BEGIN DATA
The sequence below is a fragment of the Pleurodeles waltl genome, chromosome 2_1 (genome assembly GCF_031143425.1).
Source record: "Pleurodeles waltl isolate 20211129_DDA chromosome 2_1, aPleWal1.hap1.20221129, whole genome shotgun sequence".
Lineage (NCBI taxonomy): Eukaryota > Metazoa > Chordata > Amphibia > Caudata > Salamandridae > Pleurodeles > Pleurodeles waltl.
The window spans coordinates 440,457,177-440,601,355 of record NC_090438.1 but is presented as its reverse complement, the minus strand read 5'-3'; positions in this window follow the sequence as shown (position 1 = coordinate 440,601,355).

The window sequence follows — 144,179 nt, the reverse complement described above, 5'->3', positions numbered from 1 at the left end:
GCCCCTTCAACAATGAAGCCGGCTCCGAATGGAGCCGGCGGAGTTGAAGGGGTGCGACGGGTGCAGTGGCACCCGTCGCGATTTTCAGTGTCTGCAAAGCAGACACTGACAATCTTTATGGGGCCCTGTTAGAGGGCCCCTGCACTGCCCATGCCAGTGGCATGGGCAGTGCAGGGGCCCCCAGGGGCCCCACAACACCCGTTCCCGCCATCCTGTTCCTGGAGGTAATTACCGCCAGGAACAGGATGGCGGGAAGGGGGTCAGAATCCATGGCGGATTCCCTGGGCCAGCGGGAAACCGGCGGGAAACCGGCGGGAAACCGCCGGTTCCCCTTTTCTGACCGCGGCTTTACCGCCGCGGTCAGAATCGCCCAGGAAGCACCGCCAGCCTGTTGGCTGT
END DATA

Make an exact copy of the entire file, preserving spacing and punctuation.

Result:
The sequence below is a fragment of the Pleurodeles waltl genome, chromosome 2_1 (genome assembly GCF_031143425.1).
Source record: "Pleurodeles waltl isolate 20211129_DDA chromosome 2_1, aPleWal1.hap1.20221129, whole genome shotgun sequence".
Lineage (NCBI taxonomy): Eukaryota > Metazoa > Chordata > Amphibia > Caudata > Salamandridae > Pleurodeles > Pleurodeles waltl.
The window spans coordinates 440,457,177-440,601,355 of record NC_090438.1 but is presented as its reverse complement, the minus strand read 5'-3'; positions in this window follow the sequence as shown (position 1 = coordinate 440,601,355).

The window sequence follows — 144,179 nt, the reverse complement described above, 5'->3', positions numbered from 1 at the left end:
GCCCCTTCAACAATGAAGCCGGCTCCGAATGGAGCCGGCGGAGTTGAAGGGGTGCGACGGGTGCAGTGGCACCCGTCGCGATTTTCAGTGTCTGCAAAGCAGACACTGACAATCTTTATGGGGCCCTGTTAGAGGGCCCCTGCACTGCCCATGCCAGTGGCATGGGCAGTGCAGGGGCCCCCAGGGGCCCCACAACACCCGTTCCCGCCATCCTGTTCCTGGAGGTAATTACCGCCAGGAACAGGATGGCGGGAAGGGGGTCAGAATCCATGGCGGATTCCCTGGGCCAGCGGGAAACCGGCGGGAAACCGGCGGGAAACCGCCGGTTCCCCTTTTCTGACCGCGGCTTTACCGCCGCGGTCAGAATCGCCCAGGAAGCACCGCCAGCCTGTTGGCTGT